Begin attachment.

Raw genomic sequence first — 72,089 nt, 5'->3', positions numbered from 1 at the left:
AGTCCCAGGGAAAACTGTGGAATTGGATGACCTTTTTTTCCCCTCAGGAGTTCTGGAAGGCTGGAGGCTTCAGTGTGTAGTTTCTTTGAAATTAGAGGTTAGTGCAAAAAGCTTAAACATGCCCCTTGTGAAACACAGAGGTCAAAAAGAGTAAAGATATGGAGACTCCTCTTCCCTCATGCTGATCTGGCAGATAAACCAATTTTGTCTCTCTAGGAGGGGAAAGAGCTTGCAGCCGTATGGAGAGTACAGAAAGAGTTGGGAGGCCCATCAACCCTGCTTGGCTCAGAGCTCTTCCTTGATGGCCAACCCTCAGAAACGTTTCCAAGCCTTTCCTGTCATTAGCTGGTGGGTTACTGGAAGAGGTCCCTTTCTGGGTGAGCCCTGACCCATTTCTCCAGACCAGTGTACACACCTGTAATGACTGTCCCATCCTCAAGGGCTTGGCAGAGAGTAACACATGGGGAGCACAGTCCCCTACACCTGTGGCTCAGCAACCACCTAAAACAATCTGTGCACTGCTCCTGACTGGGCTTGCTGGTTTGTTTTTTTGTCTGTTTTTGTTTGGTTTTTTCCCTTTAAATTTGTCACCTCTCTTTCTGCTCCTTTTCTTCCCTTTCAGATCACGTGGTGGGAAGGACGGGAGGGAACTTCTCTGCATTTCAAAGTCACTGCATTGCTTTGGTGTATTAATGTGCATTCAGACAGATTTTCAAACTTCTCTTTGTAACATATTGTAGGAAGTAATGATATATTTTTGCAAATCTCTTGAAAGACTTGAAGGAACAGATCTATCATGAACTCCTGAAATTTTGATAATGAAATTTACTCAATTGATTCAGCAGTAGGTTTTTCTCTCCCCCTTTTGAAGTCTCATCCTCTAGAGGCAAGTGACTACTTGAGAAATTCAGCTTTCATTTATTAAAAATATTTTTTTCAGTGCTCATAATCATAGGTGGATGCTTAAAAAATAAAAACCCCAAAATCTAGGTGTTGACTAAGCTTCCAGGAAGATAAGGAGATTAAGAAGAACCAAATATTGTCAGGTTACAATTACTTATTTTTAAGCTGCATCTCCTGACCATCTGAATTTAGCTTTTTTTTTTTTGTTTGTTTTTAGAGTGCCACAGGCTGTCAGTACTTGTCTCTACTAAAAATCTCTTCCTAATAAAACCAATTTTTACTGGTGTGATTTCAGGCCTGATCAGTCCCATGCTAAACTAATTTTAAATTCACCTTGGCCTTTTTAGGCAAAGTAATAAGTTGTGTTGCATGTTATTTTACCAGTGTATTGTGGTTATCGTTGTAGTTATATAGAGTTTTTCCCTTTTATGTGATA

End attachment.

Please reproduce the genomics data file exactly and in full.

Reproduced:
Raw genomic sequence first — 72,089 nt, 5'->3', positions numbered from 1 at the left:
AGTCCCAGGGAAAACTGTGGAATTGGATGACCTTTTTTTCCCCTCAGGAGTTCTGGAAGGCTGGAGGCTTCAGTGTGTAGTTTCTTTGAAATTAGAGGTTAGTGCAAAAAGCTTAAACATGCCCCTTGTGAAACACAGAGGTCAAAAAGAGTAAAGATATGGAGACTCCTCTTCCCTCATGCTGATCTGGCAGATAAACCAATTTTGTCTCTCTAGGAGGGGAAAGAGCTTGCAGCCGTATGGAGAGTACAGAAAGAGTTGGGAGGCCCATCAACCCTGCTTGGCTCAGAGCTCTTCCTTGATGGCCAACCCTCAGAAACGTTTCCAAGCCTTTCCTGTCATTAGCTGGTGGGTTACTGGAAGAGGTCCCTTTCTGGGTGAGCCCTGACCCATTTCTCCAGACCAGTGTACACACCTGTAATGACTGTCCCATCCTCAAGGGCTTGGCAGAGAGTAACACATGGGGAGCACAGTCCCCTACACCTGTGGCTCAGCAACCACCTAAAACAATCTGTGCACTGCTCCTGACTGGGCTTGCTGGTTTGTTTTTTTGTCTGTTTTTGTTTGGTTTTTTCCCTTTAAATTTGTCACCTCTCTTTCTGCTCCTTTTCTTCCCTTTCAGATCACGTGGTGGGAAGGACGGGAGGGAACTTCTCTGCATTTCAAAGTCACTGCATTGCTTTGGTGTATTAATGTGCATTCAGACAGATTTTCAAACTTCTCTTTGTAACATATTGTAGGAAGTAATGATATATTTTTGCAAATCTCTTGAAAGACTTGAAGGAACAGATCTATCATGAACTCCTGAAATTTTGATAATGAAATTTACTCAATTGATTCAGCAGTAGGTTTTTCTCTCCCCCTTTTGAAGTCTCATCCTCTAGAGGCAAGTGACTACTTGAGAAATTCAGCTTTCATTTATTAAAAATATTTTTTTCAGTGCTCATAATCATAGGTGGATGCTTAAAAAATAAAAACCCCAAAATCTAGGTGTTGACTAAGCTTCCAGGAAGATAAGGAGATTAAGAAGAACCAAATATTGTCAGGTTACAATTACTTATTTTTAAGCTGCATCTCCTGACCATCTGAATTTAGCTTTTTTTTTTTTGTTTGTTTTTAGAGTGCCACAGGCTGTCAGTACTTGTCTCTACTAAAAATCTCTTCCTAATAAAACCAATTTTTACTGGTGTGATTTCAGGCCTGATCAGTCCCATGCTAAACTAATTTTAAATTCACCTTGGCCTTTTTAGGCAAAGTAATAAGTTGTGTTGCATGTTATTTTACCAGTGTATTGTGGTTATCGTTGTAGTTATATAGAGTTTTTCCCTTTTATGTGATA